Many aspiring professionals have been told that projecting impenetrable self-confidence is the key to success. In business, we’re warned that giving off even the slightest air of uncertainty is a sign of weakness and a signal to the sharks in our chosen field that we can be undermined or overthrown. But the Harvard Business Review has other ideas. In a recent article, Tomas Chamorro-Premuzic, Ph.D., asserted that a lower self-confidence level, rather than an extremely high one, may increase your chances for success in the workplace.

He asserts that low self-confidence makes you more open to constructive criticism, increases the chances you’ll work harder and prepare more, and decreases the likelihood you’ll come across as “arrogant or deluded” about your abilities and worth within a company.

There are, of course, caveats to this kind of reasoning:

Low self-confidence may turn you into a pessimist, but when pessimism teams up with ambition it often produces outstanding performance. To be the very best at anything, you will need to be your harshest critic, and that is almost impossible when your starting point is high self-confidence.  Exceptional achievers always experience low levels of confidence and self-confidence, but they train hard and practice continually until they reach an acceptable level of competence. Indeed, success is the best medicine for your insecurities.

Chamorro-Premuzic further argues that low self-confidence may make you a fairer, less self-absorbed person:

Indeed, people with low self-confidence are more likely to admit their mistakes — instead of blaming others — and rarely take credit for others’ accomplishments. This is arguably the most important benefit of low self-confidence because it points to the fact that low self-confidence can bring success, not just to individuals, but also to organizations and society.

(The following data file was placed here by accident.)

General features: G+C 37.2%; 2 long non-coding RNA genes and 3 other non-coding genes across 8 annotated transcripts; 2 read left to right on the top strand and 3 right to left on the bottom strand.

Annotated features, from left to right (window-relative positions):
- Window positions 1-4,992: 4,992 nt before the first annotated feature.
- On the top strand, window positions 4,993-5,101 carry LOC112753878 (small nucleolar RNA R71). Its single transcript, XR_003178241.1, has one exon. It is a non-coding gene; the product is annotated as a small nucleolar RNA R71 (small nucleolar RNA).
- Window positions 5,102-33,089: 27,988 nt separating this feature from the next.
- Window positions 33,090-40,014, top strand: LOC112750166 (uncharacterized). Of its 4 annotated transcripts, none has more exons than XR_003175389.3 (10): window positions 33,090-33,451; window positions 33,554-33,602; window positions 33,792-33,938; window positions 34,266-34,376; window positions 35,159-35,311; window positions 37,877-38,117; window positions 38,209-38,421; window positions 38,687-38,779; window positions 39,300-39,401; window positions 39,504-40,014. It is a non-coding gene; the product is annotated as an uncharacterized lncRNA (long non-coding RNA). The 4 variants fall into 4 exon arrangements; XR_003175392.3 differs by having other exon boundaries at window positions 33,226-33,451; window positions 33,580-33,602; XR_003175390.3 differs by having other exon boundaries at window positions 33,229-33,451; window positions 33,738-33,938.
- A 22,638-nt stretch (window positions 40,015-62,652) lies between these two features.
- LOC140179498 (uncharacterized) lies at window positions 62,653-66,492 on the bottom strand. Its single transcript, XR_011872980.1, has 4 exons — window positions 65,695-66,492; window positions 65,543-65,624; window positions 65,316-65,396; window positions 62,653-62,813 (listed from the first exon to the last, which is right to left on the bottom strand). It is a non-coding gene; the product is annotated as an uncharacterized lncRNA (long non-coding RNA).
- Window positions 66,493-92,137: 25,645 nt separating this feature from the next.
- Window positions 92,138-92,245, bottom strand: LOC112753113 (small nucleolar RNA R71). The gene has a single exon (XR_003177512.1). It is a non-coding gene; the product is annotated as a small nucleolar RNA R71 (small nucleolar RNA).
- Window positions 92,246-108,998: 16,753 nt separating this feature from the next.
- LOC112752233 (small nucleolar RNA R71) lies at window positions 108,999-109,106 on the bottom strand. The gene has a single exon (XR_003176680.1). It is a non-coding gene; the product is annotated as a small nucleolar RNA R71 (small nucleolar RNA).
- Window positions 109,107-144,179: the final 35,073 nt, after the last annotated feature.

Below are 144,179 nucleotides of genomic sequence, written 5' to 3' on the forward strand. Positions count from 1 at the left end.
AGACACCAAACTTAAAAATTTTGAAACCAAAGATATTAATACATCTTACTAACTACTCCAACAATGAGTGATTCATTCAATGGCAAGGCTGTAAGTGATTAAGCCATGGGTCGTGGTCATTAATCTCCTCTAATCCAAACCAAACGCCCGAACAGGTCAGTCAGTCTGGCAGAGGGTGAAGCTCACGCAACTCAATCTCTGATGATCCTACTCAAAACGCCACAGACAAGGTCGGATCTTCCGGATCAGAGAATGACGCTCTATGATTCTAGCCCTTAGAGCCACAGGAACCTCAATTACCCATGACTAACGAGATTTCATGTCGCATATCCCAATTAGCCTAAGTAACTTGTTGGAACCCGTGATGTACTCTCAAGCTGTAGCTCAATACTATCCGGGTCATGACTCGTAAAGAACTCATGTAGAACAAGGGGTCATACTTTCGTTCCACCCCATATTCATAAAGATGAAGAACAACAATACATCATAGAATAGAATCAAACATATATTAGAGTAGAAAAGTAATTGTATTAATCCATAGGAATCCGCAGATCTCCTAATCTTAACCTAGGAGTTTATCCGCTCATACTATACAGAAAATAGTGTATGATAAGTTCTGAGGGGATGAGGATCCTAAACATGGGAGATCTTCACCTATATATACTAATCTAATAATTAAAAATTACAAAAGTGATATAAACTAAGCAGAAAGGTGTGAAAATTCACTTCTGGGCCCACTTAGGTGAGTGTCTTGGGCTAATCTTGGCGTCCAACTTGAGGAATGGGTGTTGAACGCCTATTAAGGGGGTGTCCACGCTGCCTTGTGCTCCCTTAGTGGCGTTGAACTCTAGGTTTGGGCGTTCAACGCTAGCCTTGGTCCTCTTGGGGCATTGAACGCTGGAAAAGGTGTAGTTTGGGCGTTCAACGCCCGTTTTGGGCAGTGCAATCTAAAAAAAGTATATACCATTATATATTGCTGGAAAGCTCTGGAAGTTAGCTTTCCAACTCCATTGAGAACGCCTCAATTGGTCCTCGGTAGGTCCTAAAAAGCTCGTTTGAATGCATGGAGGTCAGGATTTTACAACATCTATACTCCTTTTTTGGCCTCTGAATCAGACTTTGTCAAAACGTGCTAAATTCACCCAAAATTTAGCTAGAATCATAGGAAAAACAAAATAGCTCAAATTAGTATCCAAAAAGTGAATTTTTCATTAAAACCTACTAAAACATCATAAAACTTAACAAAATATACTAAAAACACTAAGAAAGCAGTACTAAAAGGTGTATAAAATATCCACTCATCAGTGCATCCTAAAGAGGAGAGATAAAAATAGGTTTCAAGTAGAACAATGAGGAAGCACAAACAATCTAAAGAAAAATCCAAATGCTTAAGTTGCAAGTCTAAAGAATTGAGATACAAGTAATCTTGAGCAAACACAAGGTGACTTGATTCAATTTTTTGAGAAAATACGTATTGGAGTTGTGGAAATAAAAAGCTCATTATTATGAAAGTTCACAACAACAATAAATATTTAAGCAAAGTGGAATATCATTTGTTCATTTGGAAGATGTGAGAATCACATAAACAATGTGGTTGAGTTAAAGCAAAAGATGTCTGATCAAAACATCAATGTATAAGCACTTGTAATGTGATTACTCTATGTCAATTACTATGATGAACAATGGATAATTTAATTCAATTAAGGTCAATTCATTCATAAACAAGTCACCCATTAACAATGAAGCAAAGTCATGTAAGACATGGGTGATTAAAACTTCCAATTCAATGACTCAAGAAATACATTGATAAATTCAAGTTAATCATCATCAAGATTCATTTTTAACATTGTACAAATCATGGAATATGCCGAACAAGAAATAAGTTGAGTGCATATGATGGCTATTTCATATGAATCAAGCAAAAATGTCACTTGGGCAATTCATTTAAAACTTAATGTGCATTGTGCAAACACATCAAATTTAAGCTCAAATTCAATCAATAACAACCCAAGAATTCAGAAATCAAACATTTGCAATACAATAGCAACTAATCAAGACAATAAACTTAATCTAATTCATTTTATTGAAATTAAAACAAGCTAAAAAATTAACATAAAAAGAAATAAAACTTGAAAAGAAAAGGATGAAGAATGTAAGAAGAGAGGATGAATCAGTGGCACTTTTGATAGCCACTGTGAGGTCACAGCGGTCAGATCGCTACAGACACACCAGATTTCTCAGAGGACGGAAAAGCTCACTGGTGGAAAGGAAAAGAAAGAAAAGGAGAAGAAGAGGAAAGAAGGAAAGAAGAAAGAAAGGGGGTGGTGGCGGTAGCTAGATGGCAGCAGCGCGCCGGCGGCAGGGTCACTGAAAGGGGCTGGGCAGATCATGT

It’s noteworthy to mention that the article stresses that extremely low confidence benefits no one. A confidence level that is realistic for your experience and accomplishments and keeps in perspective the various areas in which there’s still room for improvement is key.

What do you think? Could lowering a super-high level of confidence be beneficial for future success? Could this principle also be applied to one’s personal life?

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  • Mademoiselle

    “Low confidence” and “pessimism” usually allude “ambition.” I’m having a hard time making the connection Dr. Tomas Chamorro-Premuzic has made. Pessimism/low confidence are usually the main perpetrators standing in the way of someone’s ambition.

  • S.

    Why not just get rid of all the unnecessary fluff and just say that “ambition” and “constructive criticism” can make a person more successful???

    These attributes are not exclusive to people who are “less confident”. What a reaching conclusion

    • JC

      You need a paradoxical or controversial hook to grab the reader.

  • Mademoiselle

    *elude, not allude

  • Right as Rain

    If less confidence can lead to greater success, I should be swimming in it (success).

  • I think being flexible and realistic rather than less confident is a better recipe for success. You’re more likely to accept constructive criticism when you’re flexible with your expectations.